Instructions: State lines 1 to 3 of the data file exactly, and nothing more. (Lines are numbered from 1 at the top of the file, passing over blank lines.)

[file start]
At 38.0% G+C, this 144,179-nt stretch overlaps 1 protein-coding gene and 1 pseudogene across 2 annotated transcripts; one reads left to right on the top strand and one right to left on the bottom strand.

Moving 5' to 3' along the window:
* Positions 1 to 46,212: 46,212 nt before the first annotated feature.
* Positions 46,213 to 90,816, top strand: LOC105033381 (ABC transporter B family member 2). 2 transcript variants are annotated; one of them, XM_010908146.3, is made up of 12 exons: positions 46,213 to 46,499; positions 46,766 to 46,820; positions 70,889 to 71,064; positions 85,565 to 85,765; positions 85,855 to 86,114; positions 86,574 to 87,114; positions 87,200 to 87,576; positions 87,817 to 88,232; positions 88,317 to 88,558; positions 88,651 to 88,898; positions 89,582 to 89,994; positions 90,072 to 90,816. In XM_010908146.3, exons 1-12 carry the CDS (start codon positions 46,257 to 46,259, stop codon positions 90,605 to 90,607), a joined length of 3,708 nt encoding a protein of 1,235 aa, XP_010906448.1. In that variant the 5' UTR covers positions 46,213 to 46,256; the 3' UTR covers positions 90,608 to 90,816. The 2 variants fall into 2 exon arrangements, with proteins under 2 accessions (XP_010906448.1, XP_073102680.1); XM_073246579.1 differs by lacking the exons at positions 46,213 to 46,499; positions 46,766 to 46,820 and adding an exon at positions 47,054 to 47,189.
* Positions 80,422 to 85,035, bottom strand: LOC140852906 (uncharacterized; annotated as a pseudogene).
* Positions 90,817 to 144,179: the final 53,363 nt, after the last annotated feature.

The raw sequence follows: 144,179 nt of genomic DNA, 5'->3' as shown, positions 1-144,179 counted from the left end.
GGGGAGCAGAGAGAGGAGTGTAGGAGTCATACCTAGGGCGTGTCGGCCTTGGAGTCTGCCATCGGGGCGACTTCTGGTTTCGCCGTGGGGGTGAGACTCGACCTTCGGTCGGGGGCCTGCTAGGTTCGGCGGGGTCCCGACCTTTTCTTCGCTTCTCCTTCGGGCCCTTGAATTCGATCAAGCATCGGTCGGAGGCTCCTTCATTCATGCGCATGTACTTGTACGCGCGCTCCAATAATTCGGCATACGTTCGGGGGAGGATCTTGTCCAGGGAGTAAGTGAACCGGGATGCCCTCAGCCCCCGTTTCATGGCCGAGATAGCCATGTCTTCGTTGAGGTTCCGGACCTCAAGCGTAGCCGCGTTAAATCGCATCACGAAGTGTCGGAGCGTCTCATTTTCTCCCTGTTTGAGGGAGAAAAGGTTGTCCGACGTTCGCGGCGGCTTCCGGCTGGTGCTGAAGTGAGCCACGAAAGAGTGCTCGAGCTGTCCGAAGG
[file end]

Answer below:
At 38.0% G+C, this 144,179-nt stretch overlaps 1 protein-coding gene and 1 pseudogene across 2 annotated transcripts; one reads left to right on the top strand and one right to left on the bottom strand.

Moving 5' to 3' along the window:
* Positions 1 to 46,212: 46,212 nt before the first annotated feature.